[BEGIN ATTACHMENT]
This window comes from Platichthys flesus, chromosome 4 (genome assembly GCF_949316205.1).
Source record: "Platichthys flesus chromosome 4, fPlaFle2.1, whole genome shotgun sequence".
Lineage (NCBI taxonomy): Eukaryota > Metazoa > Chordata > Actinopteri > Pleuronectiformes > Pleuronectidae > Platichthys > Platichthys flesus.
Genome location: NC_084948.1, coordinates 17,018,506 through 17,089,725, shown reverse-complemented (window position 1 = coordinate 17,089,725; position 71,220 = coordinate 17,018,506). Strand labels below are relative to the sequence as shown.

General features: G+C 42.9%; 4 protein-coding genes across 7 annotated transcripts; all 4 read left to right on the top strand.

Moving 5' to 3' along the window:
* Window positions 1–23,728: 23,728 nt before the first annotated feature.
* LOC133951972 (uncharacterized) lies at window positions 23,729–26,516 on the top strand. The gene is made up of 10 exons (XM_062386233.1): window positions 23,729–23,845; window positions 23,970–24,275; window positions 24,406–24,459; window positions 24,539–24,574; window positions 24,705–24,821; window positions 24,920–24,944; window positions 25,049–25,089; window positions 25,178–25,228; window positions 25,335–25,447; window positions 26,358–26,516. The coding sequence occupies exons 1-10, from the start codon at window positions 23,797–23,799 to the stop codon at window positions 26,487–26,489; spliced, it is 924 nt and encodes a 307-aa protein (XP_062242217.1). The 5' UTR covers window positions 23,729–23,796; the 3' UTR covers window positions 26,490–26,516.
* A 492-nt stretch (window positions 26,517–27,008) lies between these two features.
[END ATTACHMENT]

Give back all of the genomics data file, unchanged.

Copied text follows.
This window comes from Platichthys flesus, chromosome 4 (genome assembly GCF_949316205.1).
Source record: "Platichthys flesus chromosome 4, fPlaFle2.1, whole genome shotgun sequence".
Lineage (NCBI taxonomy): Eukaryota > Metazoa > Chordata > Actinopteri > Pleuronectiformes > Pleuronectidae > Platichthys > Platichthys flesus.
Genome location: NC_084948.1, coordinates 17,018,506 through 17,089,725, shown reverse-complemented (window position 1 = coordinate 17,089,725; position 71,220 = coordinate 17,018,506). Strand labels below are relative to the sequence as shown.

General features: G+C 42.9%; 4 protein-coding genes across 7 annotated transcripts; all 4 read left to right on the top strand.

Moving 5' to 3' along the window:
* Window positions 1–23,728: 23,728 nt before the first annotated feature.
* LOC133951972 (uncharacterized) lies at window positions 23,729–26,516 on the top strand. The gene is made up of 10 exons (XM_062386233.1): window positions 23,729–23,845; window positions 23,970–24,275; window positions 24,406–24,459; window positions 24,539–24,574; window positions 24,705–24,821; window positions 24,920–24,944; window positions 25,049–25,089; window positions 25,178–25,228; window positions 25,335–25,447; window positions 26,358–26,516. The coding sequence occupies exons 1-10, from the start codon at window positions 23,797–23,799 to the stop codon at window positions 26,487–26,489; spliced, it is 924 nt and encodes a 307-aa protein (XP_062242217.1). The 5' UTR covers window positions 23,729–23,796; the 3' UTR covers window positions 26,490–26,516.
* A 492-nt stretch (window positions 26,517–27,008) lies between these two features.